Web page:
And it's like that in our professional life. You are only as valuable as the need you meet. You might have the same skill-set as someone else working for a much bigger company doing a similar job to yours but getting more than double your pay. It's because the bigger company values the need he is meeting more than the company you work for value the same need. If you are two at your workplace who do the same task, the day the other person leaves your value increases; even if your salary isn't increased the company will be much more reluctant to let you go.
How does having a price tag affects your value?
The truth is it doesn't. Your value can never rise beyond the need you meet, regardless of your price tag. If you do a task for free or you charge for it, the only difference is that you will be able to continue doing it for a much longer period when you get paid for it, but it doesn't mean that it was less valuable when you were doing it for free.
We all use Google & Wikipedia. Have you ever considered buying Microsoft Encarta since you began using Google & Wikipedia? When people are not under the influence of marketers they go for what meets their need. If Wikipedia starts charging for its services, requiring you to be a paid subscriber to access its knowledge bank, it's value is not going to go up or down, this will only reduce the number of people who can afford to use it. But it will affect the value of its alternatives, some people will now see them as their only options.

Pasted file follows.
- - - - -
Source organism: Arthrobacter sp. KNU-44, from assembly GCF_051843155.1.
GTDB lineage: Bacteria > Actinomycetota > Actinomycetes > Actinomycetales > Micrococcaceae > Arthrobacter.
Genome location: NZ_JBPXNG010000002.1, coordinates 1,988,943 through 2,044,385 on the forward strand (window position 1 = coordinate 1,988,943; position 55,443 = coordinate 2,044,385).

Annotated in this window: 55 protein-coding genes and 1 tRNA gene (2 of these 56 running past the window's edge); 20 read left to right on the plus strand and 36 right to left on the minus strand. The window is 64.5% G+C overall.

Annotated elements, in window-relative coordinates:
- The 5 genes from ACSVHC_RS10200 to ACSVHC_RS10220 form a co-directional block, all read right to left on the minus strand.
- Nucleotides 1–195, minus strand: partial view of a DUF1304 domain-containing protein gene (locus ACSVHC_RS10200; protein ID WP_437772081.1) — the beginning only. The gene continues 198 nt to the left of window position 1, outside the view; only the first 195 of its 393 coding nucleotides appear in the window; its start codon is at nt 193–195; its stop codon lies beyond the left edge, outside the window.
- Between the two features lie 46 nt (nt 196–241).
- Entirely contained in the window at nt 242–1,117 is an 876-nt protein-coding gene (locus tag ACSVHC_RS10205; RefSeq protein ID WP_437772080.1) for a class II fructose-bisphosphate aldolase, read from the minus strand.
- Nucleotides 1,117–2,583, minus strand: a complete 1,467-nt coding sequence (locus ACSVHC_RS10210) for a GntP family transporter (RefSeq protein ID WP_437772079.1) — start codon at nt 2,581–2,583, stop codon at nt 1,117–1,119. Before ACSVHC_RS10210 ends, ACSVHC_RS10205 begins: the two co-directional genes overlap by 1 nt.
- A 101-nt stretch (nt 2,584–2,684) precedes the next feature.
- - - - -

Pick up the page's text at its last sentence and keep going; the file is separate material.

So how can you increase your value?
It's by meeting a greater need or targeting the people that need you most. You either become the bottled water in the hands of the jogger or you become the first spoonful of every meal in your target market or you move from being an ordinary bottled water to Lucozade Sport.